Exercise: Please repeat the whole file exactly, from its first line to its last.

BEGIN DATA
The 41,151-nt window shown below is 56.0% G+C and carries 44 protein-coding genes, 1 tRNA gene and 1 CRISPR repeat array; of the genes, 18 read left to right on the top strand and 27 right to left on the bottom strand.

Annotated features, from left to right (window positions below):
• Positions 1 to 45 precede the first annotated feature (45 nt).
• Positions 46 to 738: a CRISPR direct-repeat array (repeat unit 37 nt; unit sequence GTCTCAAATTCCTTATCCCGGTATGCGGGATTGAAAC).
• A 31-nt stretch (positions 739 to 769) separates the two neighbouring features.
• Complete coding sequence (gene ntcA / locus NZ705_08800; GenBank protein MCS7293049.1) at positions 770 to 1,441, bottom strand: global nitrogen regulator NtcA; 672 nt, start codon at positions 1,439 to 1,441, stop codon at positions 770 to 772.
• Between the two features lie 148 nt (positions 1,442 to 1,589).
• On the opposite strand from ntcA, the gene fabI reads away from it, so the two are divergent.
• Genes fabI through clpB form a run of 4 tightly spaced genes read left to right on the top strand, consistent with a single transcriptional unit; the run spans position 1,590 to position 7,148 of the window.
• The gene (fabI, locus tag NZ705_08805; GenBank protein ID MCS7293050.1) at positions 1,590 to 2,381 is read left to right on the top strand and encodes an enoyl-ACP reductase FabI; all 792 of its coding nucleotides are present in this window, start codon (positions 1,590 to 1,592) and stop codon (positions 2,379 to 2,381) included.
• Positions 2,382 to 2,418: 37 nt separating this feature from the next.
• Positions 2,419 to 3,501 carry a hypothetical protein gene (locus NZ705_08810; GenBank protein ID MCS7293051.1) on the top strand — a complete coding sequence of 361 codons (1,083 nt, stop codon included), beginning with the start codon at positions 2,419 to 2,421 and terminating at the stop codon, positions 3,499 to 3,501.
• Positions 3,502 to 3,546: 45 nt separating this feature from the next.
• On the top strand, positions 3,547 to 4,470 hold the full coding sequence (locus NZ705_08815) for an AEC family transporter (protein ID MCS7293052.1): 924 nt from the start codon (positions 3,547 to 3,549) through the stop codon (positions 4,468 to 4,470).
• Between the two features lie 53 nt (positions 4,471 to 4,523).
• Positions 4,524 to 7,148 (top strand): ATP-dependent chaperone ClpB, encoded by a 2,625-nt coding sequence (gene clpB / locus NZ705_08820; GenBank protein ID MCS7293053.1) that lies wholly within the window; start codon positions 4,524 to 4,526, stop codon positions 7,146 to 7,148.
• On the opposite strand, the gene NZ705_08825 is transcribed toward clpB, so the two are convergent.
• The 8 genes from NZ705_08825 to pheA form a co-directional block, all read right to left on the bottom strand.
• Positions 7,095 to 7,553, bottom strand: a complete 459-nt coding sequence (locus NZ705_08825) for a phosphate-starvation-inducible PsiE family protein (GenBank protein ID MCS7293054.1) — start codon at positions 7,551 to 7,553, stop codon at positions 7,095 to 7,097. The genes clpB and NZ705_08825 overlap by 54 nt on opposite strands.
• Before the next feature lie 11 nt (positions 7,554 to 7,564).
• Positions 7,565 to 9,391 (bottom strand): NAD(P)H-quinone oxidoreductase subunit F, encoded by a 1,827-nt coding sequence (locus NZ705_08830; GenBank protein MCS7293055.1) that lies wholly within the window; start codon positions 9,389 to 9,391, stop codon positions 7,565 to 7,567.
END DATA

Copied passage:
The 41,151-nt window shown below is 56.0% G+C and carries 44 protein-coding genes, 1 tRNA gene and 1 CRISPR repeat array; of the genes, 18 read left to right on the top strand and 27 right to left on the bottom strand.

Annotated features, from left to right (window positions below):
• Positions 1 to 45 precede the first annotated feature (45 nt).
• Positions 46 to 738: a CRISPR direct-repeat array (repeat unit 37 nt; unit sequence GTCTCAAATTCCTTATCCCGGTATGCGGGATTGAAAC).
• A 31-nt stretch (positions 739 to 769) separates the two neighbouring features.
• Complete coding sequence (gene ntcA / locus NZ705_08800; GenBank protein MCS7293049.1) at positions 770 to 1,441, bottom strand: global nitrogen regulator NtcA; 672 nt, start codon at positions 1,439 to 1,441, stop codon at positions 770 to 772.
• Between the two features lie 148 nt (positions 1,442 to 1,589).
• On the opposite strand from ntcA, the gene fabI reads away from it, so the two are divergent.
• Genes fabI through clpB form a run of 4 tightly spaced genes read left to right on the top strand, consistent with a single transcriptional unit; the run spans position 1,590 to position 7,148 of the window.
• The gene (fabI, locus tag NZ705_08805; GenBank protein ID MCS7293050.1) at positions 1,590 to 2,381 is read left to right on the top strand and encodes an enoyl-ACP reductase FabI; all 792 of its coding nucleotides are present in this window, start codon (positions 1,590 to 1,592) and stop codon (positions 2,379 to 2,381) included.
• Positions 2,382 to 2,418: 37 nt separating this feature from the next.
• Positions 2,419 to 3,501 carry a hypothetical protein gene (locus NZ705_08810; GenBank protein ID MCS7293051.1) on the top strand — a complete coding sequence of 361 codons (1,083 nt, stop codon included), beginning with the start codon at positions 2,419 to 2,421 and terminating at the stop codon, positions 3,499 to 3,501.
• Positions 3,502 to 3,546: 45 nt separating this feature from the next.
• On the top strand, positions 3,547 to 4,470 hold the full coding sequence (locus NZ705_08815) for an AEC family transporter (protein ID MCS7293052.1): 924 nt from the start codon (positions 3,547 to 3,549) through the stop codon (positions 4,468 to 4,470).
• Between the two features lie 53 nt (positions 4,471 to 4,523).
• Positions 4,524 to 7,148 (top strand): ATP-dependent chaperone ClpB, encoded by a 2,625-nt coding sequence (gene clpB / locus NZ705_08820; GenBank protein ID MCS7293053.1) that lies wholly within the window; start codon positions 4,524 to 4,526, stop codon positions 7,146 to 7,148.
• On the opposite strand, the gene NZ705_08825 is transcribed toward clpB, so the two are convergent.
• The 8 genes from NZ705_08825 to pheA form a co-directional block, all read right to left on the bottom strand.
• Positions 7,095 to 7,553, bottom strand: a complete 459-nt coding sequence (locus NZ705_08825) for a phosphate-starvation-inducible PsiE family protein (GenBank protein ID MCS7293054.1) — start codon at positions 7,551 to 7,553, stop codon at positions 7,095 to 7,097. The genes clpB and NZ705_08825 overlap by 54 nt on opposite strands.
• Before the next feature lie 11 nt (positions 7,554 to 7,564).
• Positions 7,565 to 9,391 (bottom strand): NAD(P)H-quinone oxidoreductase subunit F, encoded by a 1,827-nt coding sequence (locus NZ705_08830; GenBank protein MCS7293055.1) that lies wholly within the window; start codon positions 9,389 to 9,391, stop codon positions 7,565 to 7,567.